European Wall Of Worry Gets A Little Lower, But U.S. Earnings Are Set To Disappoint

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A few days removed from the official Eurozone statement, peripheral sovereign bonds and global equities appear to remain satisfied with the terms for now.

Spanish yields have declined about 75 basis points from the "7%" level, due in large part to the retracted subordination of private holders' debt rights.

Of particular importance to global markets was further progress on ratification of the ESM, and new legislation that could possibly allow the ESM to fund insolvent banks directly, once the supervisory committee is finally constructed and even then only under some very unspecific guidelines.

Clearly not priced into the market is the reality that with the ESM legislation now completely refreshed, it will have to get through Germany's constitutional court, while Finland and Holland have come out against buying sovereign debt on the open market.

Overall, unless the ESM is fully ratified and funded within the next couple of months, the stability that global markets are currently enjoying seems unlikely to last. The Eurozone economy is contracting markedly, with EU unemployment at record highs and manufacturing PMIs across the region well below the 50 (no change) level.

A significant amount of risk was just priced out of the market, leaving plenty of room for a downside move in the coming months.

The US earnings season is likely to be that catalyst.

S&P Earnings Reality

2Q earnings preannouncements have largely been hidden by EU headline news.

Over the past month, company preannouncements have warned investors about earnings that are likely to come in between 2 and 20% lower than analysts predicted. Huge, global economic bellwethers like Procter & Gamble (NYSE:PG) have provided guidance that is perhaps most worrisome, with its renewed guidance predicting earnings that are 6% lower than expectations.

2Q S&P earnings estimates have declined from $26.11 at the end of March to $25.38, which would result in the weakest year-on-year (5.2%) since the recession ended. While broader earnings don't have much near-term contractionary risk, their growth rate is at best declining moderately.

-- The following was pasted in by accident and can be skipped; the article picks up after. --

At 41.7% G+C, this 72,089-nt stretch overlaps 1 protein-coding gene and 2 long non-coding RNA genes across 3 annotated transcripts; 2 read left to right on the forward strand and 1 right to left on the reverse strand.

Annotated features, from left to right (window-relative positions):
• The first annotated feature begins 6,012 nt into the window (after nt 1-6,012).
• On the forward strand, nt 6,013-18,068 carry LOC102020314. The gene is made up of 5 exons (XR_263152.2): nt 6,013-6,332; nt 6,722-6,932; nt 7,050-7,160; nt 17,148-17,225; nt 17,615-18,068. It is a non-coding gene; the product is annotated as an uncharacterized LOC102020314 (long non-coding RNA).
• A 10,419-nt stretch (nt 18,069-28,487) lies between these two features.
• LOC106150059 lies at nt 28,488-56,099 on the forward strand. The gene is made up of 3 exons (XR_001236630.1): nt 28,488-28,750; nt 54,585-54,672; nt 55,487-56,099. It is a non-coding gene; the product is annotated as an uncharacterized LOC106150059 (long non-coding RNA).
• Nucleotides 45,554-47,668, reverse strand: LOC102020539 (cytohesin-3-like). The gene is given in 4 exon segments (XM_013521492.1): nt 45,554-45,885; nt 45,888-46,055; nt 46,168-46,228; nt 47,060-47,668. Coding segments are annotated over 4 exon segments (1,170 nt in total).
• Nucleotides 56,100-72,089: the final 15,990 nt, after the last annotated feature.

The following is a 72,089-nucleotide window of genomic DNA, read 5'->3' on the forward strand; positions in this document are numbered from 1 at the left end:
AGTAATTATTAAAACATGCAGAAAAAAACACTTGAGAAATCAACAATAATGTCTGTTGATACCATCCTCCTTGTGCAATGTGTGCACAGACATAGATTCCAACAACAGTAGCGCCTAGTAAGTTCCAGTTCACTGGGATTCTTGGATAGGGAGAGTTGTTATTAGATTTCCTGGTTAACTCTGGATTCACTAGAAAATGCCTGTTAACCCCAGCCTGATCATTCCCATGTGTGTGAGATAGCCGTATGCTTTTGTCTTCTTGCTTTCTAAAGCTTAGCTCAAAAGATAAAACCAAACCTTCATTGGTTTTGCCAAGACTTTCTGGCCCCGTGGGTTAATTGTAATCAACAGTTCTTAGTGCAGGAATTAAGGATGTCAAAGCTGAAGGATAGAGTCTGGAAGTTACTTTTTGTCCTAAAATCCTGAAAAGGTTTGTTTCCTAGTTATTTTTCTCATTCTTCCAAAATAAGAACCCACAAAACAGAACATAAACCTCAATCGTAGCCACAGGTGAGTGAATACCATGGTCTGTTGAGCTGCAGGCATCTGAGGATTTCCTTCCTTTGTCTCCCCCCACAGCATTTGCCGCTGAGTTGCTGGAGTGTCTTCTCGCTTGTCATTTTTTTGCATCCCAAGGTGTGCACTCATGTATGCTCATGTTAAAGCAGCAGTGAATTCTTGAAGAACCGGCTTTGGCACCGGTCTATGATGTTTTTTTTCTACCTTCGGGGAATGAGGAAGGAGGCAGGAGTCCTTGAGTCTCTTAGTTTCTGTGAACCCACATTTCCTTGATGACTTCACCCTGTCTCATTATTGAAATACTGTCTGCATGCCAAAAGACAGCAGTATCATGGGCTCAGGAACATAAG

Second half 2012 EPS is likely to come in even further below current expectations. The US economy will probably show 2Q GDP growth between 1.3 and 1.7%, and while 3Q and 4Q is projected to be above 2%, I don't see how the US can whether the global economic storm that well. The European economy is deteriorating every month, and the recent Summit will provide a few weeks of market relief at best, with no meaningful implications for the real economy. Chinese HSBC PMI data has also shown contractionary trends.

I expect US GDP growth to remain well below 2% for the remainder of the year, with full year GDP coming in at about 1.5%. This rate of growth is not consistent with current earnings forecasts, and forward estimates also don't appear to be meaningfully considering margin contraction.

Quarterly earnings have a lot to live up to, given the lofty 2012 estimates of $105.07. I expect full year earnings to come in closer to $95, which is in agreement with more realistic GDP estimates.


The end of year S&P (NYSEARCA:SPY) targets for $95 in operating earnings would come in at the following:

13 times earnings: 1,235

14 times earnings: 1,330

15 time earnings: 1,425

Of course, $95 in full-year operating earnings would drastically alter 2013 earnings estimates, currently $118. Current valuations are pricing in substantial earnings growth in 2013, so the rate of EPS growth that I'm expecting would result in subsequent multiple contraction. With the S&P 500 currently trading at 15.20 earnings, an end of year multiple of between 13 and 14 times earnings seems most likely. With the S&P trading at 1,360, 4-5% of full year market downside remains.

Disclosure: I have no positions in any stocks mentioned, and no plans to initiate any positions within the next 72 hours.

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